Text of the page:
What!! (I wish I had a bullhorn!). Who are you to question the author who's higher rated than you and has taken the time to research the subject and write about it?

Did you write on the matter? I think not. Did you equal his research on the topic? I think not.

You can't have your cake and eat it too. The best thing for lower rated players to do if they want to improve their chess game is to not question the authority they're reading about, at least not yet. You shouldn't be questioning anything unless you're rated "2000" or above. Anything underneath that means you're not good enough and need to get over yourself.

When I was rated pretty low (and to my mind, I'm still low) in San Diego, I acted the same way and accused some of the Masters and Experts as being arrogant, but when you listen to them talk, they are far more objective than anyone beneath them, especially in the assessments over the board.

Nearly all other players will constantly try and justify their position as always being good, without any defects, etc, etc. Well if the position was always so good, then why is your rating always so low? Is there a major "KGB" conspiracy against you that I or anyone else is unaware of? Probably not...

Every time I hear this ridiculous argument from lower rated players, I hearken back to my days (days of old) where I was an "1175" player underneath a noisy old air conditioner at the San Diego Chess Club, freezing during my games and wishing I was better than I was and thinking the Experts and Masters were arrogant simply because they didn't talk to me much.

It wasn't up to them to coach me along and hold my hand. It was up to me to step up to the plate and knock the fastball out of the park!

And every now and then, a lower rated player will tag me for a loss or draw me and usually, about 1/3 to 1/2 of those types of players will think that they have arrived!

Oh my God! You've got to be kidding me! That higher rated player is going to beat you more often than not and you won't even get a draw!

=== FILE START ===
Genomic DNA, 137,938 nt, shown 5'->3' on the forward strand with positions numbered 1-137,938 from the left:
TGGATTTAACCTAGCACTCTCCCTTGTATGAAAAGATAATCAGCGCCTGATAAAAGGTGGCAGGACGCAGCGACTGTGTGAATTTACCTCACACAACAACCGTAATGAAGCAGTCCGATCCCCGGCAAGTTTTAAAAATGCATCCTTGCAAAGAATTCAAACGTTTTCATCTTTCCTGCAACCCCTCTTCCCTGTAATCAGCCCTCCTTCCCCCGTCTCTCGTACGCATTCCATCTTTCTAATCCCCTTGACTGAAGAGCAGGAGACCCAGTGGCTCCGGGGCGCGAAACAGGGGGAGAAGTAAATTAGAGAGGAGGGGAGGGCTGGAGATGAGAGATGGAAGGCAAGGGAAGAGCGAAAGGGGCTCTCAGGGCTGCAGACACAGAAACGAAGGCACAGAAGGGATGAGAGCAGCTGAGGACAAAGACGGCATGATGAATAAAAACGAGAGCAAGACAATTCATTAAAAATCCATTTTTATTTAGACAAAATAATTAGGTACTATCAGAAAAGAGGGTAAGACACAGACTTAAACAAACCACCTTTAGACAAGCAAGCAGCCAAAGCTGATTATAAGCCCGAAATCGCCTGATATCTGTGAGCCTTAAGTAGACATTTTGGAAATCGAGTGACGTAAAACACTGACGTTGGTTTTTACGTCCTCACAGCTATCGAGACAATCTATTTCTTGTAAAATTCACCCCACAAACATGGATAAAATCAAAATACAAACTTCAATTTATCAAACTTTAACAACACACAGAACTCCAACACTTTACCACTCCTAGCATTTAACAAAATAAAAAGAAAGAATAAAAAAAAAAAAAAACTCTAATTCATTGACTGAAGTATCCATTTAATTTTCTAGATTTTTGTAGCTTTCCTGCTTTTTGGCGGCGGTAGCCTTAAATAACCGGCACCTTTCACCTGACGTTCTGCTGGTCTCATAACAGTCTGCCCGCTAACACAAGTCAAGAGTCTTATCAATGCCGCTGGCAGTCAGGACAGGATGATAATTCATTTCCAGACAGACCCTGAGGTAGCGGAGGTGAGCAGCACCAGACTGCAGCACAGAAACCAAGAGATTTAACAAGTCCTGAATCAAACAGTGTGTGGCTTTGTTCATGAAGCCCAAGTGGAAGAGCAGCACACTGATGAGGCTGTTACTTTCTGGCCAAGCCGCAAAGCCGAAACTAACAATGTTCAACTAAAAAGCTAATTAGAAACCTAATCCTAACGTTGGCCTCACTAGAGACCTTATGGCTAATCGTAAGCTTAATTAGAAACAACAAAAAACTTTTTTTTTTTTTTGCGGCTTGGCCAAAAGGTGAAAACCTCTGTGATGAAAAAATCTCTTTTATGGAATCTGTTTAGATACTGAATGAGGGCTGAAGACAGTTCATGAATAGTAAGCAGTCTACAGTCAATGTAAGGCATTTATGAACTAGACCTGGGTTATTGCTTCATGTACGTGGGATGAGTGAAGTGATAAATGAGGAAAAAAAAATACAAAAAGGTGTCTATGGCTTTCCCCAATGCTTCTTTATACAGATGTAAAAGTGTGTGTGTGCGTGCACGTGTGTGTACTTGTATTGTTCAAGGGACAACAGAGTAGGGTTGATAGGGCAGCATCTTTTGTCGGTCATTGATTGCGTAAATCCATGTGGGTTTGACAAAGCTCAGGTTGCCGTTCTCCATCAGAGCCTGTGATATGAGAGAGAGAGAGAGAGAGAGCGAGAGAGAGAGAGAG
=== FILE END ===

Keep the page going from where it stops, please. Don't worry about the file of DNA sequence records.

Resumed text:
Only when you get your rating out of the tank and "finally" pull even or surpass that player will the games even out. Otherwise, you haven't arrived anywhere!

I only became a good A-player when I became more objective and worried less about my betters. In fact, I hardly think of them now. I simply do my thing over the board and they do their thing over the board and guess what?

They started treating me better...duh! Who knew?


Eric Shoemaker said...

I should also ask a question here for the lower rated players? Since you don't readily understand the "concept" of "earning" respect from your betters.

When you really "earn" something, you don't want it taken away or it makes you angry.

With me so far?

If I was a thief and I steal your nice SUV that you worked so hard for, how's that going to feel?

Or maybe a thief breaks into your house (the one you worked hard for) and takes several things of value (you know, the things you also worked hard for)

Or what if a lowlife, maybe your closest friend decides he wants to borrow your wife for a few hours, what then? You know, the same wife you cared enough about to marry.

It amazes me, even stuns me that lower rated players can try and steal "respect" that they haven't even come close to earning and this they do with this "ordinary" argument against higher rated players.

Perhaps the lower rated players should look in the mirror and ask themselves whether or not they are the ones with an ethics problem?

It's really funny that when it comes to practical matters in life (your house, your car, your wife), you readily admit you earned these things, but when it comes to chess, you no longer have to earn anything?